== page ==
*(Anisakis_abundance _{ijkl})^{1/4} or (Pseudoterranova_abundance_{ijkl})^{1/4} ~ *

*host_length _{ijkl} + *

*year _{ijkl} + *

*(1 | host_species _{ijkl} / portion_of_fish_{ijkl}) + *

*(1 | FAO_region _{ijkl}) + *

*(1 | method_of_detection _{ijkl}) + *

*(1 | manuscript_ID _{ijkl}) ,*

where the response variable* _{ijkl}* represents a measurement of parasite abundance from the

*i*th study in the

*j*th location at the

*k*th time in the

*l*th host species.

We were also interested in testing which fish species, geographic regions, detection techniques, and portions of host examined drove the patterns observed in the above meta-regression, so we performed four subanalyses. First, we sequentially excluded each host species and reran the model. We extracted an updated estimate of change over time and compared the estimate of the effect of time to the full model that included all host species. This allowed us to determine whether a single host species was driving the patterns we observed. We then performed the same analysis, but instead sequentially excluded each geographic region to determine whether a single geographic region was driving the patterns we observed. To test the influence of detection technique, we excluded studies that used techniques that came into common usage over the period of the study: digestion of fish tissues with acids and use of UV light for parasite detection. We sequentially excluded (1) all studies that used digestion, including digestion combined with other techniques, like microscopy and (2) all studies that used UV, including UV combined with other techniques. We then extracted an updated estimate of change over time and compared the estimate of the effect of time to the full model that included all detection techniques. Finally, to test the influence of portion of host examined, we sequentially excluded all studies that quantified anisakid burden in the (1) alimentary tract, (2) fillet, (3) viscera, and (4) whole body. We then extracted an updated estimate of change over time and compared the estimate of the effect of time to the full model that included all categories of portion of host examined.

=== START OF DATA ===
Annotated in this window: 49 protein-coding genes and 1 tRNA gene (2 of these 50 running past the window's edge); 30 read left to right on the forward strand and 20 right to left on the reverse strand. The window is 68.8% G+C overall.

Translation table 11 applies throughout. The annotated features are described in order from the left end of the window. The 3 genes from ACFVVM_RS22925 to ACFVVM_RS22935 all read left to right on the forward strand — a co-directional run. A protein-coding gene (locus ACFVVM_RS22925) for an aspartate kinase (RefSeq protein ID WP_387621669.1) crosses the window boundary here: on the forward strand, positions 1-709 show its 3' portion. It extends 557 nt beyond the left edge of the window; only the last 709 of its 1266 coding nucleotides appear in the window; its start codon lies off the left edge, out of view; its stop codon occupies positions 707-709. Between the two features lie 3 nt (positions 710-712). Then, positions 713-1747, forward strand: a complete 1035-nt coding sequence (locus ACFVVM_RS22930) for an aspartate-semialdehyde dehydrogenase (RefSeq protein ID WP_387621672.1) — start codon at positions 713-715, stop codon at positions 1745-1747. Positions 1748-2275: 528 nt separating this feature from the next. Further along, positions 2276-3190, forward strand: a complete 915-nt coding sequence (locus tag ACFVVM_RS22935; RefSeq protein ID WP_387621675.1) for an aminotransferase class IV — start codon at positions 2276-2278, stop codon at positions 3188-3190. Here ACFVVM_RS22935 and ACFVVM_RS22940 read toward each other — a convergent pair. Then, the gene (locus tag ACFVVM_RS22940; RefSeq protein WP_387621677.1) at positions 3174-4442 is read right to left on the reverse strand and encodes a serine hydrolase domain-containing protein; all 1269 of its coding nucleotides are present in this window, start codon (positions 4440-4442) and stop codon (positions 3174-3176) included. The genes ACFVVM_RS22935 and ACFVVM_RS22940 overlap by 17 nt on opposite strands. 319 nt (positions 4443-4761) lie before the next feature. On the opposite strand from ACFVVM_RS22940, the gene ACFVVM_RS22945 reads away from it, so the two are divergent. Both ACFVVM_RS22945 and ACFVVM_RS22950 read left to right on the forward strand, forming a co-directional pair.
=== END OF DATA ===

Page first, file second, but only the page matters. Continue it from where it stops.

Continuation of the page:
## Usage Notes

This deposition includes several datasets: one raw meta-analytic dataset on the abundance of Anisakis spp. and Pseudoterranova spp. nematodes in studies downloaded from Web of Science (anisakid_data.csv), a dataset specifying the FAO Major Fishing Area of each collection site included in anisakid_data.csv (anisakid_fao.csv), a dataset containing the correct Latin names of all the host species included in anisakid_data.csv (host_data.csv), and two datasets containing the processed data that were used for meta-analysis and which arise from the raw dataset anisakid_data.csv: one for Anisakis spp. (processed_data_anisakis.csv) and one for Psuedoterranova spp. (processed_data_pseudoterranova.csv).

Note that a metadata file is provided for all of the data files (metadata.csv).

Data are available in this repository, and are also permanently archived in GitHub: https://github.com/wood-lab/Fiorenza_et_al_2020_GCB

## Funding

University of Washington Royalty Research Fund

University of Washington Innovation Award

Washington Sea Grant, University of Washington, Award: R/SFA/PD-2

National Science Foundation, Award: OCE-1829509

Alfred P. Sloan Foundation